The $3 million traffic signal/streetlight/sidewalk project along Broad street is finishing up. The Broad street camera project would be another positive step in the right direction.. When the news reports on crimes taking place 'downtown'', several people don't realize 90% of the time it happen outside of the Central Business District(i.e East Augusta, Bethlehem, etc).. They believe the entire downtown area has the same crime rate.. The camera and lighting projects will make those people feel safer while visiting downtown..

Vito45
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Vito45 09/21/11 - 12:08 am
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Absolutely Patty. Cockroaches

Absolutely Patty. Cockroaches don't like to be seen. Some, like in Britain will take the chance, but most will scurry back into the darkness.

Vito45
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Vito45 09/21/11 - 12:13 am
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Hmmmm.... I may have to

Hmmmm.... I may have to moderate my position somewhat: http://www.notbored.org/cameras-not-effective.html

cityman
-6
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cityman 09/21/11 - 12:26 am
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Citizens might as well get

Unpublished

Citizens might as well get used to cameras because if you live long enough you will most likely get Alzheimer's or other dementia and you will be observed by nursing home staff. Public cameras can get us in the mood for what is comming. The people who mouth of about privicy are usually poor ....no body is interested in our miserable existance...shut up!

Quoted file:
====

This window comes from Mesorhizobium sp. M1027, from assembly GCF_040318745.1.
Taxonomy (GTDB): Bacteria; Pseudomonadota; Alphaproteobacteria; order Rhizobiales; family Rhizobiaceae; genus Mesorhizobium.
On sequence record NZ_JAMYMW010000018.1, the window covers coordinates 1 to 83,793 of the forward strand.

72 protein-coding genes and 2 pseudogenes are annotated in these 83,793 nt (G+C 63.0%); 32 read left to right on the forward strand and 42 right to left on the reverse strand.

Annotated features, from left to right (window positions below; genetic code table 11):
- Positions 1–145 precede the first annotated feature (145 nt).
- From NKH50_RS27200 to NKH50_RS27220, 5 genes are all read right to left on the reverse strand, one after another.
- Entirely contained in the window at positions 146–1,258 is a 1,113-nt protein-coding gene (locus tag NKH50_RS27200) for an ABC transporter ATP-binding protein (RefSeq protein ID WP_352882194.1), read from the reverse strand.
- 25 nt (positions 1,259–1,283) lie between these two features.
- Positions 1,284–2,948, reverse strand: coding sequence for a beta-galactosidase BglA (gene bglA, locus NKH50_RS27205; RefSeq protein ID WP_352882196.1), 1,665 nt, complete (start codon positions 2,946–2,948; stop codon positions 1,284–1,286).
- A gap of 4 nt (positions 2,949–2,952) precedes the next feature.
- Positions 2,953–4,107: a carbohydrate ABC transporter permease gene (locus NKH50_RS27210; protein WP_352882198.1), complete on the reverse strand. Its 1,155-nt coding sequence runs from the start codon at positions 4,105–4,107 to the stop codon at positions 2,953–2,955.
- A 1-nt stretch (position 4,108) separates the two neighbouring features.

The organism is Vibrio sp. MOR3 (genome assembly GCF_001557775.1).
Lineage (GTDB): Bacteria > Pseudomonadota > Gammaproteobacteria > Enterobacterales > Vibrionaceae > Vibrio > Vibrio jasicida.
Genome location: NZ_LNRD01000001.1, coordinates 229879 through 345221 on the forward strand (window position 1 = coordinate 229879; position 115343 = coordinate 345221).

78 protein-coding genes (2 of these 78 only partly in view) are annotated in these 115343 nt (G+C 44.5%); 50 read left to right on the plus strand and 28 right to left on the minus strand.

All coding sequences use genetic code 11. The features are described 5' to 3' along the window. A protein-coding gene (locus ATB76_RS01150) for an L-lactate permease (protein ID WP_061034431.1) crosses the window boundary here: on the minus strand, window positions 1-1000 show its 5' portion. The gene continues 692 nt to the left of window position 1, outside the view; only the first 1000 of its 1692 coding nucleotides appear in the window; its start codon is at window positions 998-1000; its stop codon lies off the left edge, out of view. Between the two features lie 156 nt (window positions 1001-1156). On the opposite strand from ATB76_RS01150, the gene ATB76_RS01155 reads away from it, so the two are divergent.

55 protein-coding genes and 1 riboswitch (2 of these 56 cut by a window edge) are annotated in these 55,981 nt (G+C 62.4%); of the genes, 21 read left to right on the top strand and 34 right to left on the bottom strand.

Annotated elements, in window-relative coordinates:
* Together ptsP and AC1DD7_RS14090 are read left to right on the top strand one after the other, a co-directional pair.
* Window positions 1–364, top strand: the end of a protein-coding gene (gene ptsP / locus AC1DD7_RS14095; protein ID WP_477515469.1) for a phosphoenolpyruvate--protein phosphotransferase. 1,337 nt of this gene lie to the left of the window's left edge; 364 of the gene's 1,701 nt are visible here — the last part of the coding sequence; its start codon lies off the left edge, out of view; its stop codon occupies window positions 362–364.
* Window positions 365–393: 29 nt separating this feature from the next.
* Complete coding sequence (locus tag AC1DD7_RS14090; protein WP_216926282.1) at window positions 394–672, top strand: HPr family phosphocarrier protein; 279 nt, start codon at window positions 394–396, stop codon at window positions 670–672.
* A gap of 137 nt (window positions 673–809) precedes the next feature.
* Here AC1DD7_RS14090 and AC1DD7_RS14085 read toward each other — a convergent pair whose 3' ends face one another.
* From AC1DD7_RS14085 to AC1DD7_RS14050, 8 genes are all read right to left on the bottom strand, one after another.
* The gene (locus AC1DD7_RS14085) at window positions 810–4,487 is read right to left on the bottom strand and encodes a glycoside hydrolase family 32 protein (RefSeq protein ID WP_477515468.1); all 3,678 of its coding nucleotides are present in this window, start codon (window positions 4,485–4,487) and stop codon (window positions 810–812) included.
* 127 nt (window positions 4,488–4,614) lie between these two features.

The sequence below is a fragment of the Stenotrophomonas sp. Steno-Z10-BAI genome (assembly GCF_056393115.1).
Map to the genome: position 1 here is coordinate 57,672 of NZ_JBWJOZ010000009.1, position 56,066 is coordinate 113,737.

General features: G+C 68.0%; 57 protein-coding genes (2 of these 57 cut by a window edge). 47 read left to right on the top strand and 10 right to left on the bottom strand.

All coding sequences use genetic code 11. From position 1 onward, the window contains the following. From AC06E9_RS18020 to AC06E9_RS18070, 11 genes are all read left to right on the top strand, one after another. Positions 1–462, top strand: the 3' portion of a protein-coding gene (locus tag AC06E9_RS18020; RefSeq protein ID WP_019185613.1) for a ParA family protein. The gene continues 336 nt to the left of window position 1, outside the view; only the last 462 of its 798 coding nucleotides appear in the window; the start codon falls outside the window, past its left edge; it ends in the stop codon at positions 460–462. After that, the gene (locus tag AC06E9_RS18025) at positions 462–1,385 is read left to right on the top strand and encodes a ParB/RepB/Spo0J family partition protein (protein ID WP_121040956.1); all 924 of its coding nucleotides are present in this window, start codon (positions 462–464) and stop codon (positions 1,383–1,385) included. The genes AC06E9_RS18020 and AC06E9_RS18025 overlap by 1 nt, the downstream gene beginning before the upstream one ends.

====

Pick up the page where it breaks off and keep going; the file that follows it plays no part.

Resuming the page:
Craig Spinks
817
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Craig Spinks 09/21/11 - 12:39 am
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How about cameras with audio

How about cameras with audio capabilities in every public school classroom?

corgimom
19183
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corgimom 09/21/11 - 02:13 am
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"Cameras do make criminals

"Cameras do make criminals think twice before committing crimes.."Sure, just ask the criminals in Chicago and Washington DC.

"When the news reports on crimes taking place 'downtown'', several people don't realize 90% of the time it happen outside of the Central Business District(i.e East Augusta, Bethlehem, etc).. They believe the entire downtown area has the same crime rate"

To hear Countyman tell it, we are all a passel of fools who don't know where streets are located in downtown Augusta. When a crime is reported, and an address given, we know EXACTLY where the crime was committed. And no, we don't believe that downtown has exactly the same crime rate. All of us on here have been telling you, Countyman, over and over, that Laney Walker is dreadful, along with Olde Towne, and it is YOU, and only you, that is under the delusion that those areas don't have very high crime. You have said that only "parts" of Laney Walker and East Boundary are sketchy.